InnoDB's clustered indexes store a B-Tree index and the rows together in the same structure. When a table has a clustered index, its rows are actually stored in the index's leaf pages. The leaf pages contain full rows but the node pages contain only the indexed columns. InnoDB clusters the data by the primary key. If you don't define a primary key, InnoDB will try to use a unique nonnullable index instead. If there's no such index, InnoDB will define a hidden primary key for you automatically and then cluster on that. InnoDB clusters records together only within a page. Pages with adjacent key values might be distant from each other.
Clustering data has some very important advantages:
- It can keep related data close together.
- Data access is fast. A clustered index holds both the index and the data together in one B-Tree, so retrieving rows from a clustered index is normally faster than a comparable lookup in a nonclustered index.
- Queries that use covering indexes can use the primary key values contained at the leaf node.
These benefits can boost performance tremendously if you design your tables and queries to take advantage of them. However, clustered indexes also have some disadvantages:
- Clustering gives the largest improvement for I/O-bound workloads. If the data fits in memory the order in which it's accessed doesn't really matter, so clustering doesn't give much benefit.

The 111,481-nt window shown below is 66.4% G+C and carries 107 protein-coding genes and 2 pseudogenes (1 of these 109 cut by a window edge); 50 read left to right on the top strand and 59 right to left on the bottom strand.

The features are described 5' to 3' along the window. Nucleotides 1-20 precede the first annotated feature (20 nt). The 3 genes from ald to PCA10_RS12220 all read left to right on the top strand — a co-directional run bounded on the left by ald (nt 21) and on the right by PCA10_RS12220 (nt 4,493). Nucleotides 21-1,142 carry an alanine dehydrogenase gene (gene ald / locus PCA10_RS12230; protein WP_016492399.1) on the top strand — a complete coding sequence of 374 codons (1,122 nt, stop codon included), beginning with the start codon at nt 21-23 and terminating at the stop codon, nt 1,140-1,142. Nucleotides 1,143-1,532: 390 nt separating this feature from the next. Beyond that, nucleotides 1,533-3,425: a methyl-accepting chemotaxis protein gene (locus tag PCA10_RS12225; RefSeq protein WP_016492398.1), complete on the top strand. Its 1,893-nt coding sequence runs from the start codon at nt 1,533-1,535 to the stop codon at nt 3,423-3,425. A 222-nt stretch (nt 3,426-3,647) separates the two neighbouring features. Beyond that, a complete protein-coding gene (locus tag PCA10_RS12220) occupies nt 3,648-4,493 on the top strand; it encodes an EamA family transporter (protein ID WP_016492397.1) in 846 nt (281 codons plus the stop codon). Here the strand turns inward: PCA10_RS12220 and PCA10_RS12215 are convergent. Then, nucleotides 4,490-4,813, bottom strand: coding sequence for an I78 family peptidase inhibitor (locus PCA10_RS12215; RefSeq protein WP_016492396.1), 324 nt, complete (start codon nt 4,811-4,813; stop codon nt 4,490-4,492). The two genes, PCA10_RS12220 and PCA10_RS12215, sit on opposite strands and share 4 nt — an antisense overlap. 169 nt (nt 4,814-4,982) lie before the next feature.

- Insert speeds depend heavily on insertion order. Inserting rows in primary key order is the fastest way to load data into an InnoDB table. It might be a good idea to reorganize the table with OPTIMIZE TABLE after loading a lot of data if you didn't load the rows in primary key order.
- Updating the clustered index columns is expensive, because it forces InnoDB to move each updated row to a new location.
- Tables built upon clustered indexes are subject to page splits when new rows are inserted, or when a row's primary key is updated such that the row must be moved. A page split happens when a row's key value dictates that the row must be placed into a page that is full of data. The storage engine must split the page into two to accommodate the row. Page splits can cause a table to use more space on disk.
- Clustered tables can be slower for full table scans, especially if rows are less densely packed or stored nonsequentially because of page splits.
- Secondary (nonclustered) indexes can be larger than you might expect, because their leaf nodes contain the primary key columns of the referenced rows.
- Secondary index accesses require two index lookups instead of one.
InnoDB finds a row from a secondary index, the storage engine first finds the leaf node in the secondary index and then uses the primary key values stored there to navigate the primary key and find the row. That's double work: two B-Tree navigations instead of one. In InnoDB, the adaptive hash index can help reduce this penalty.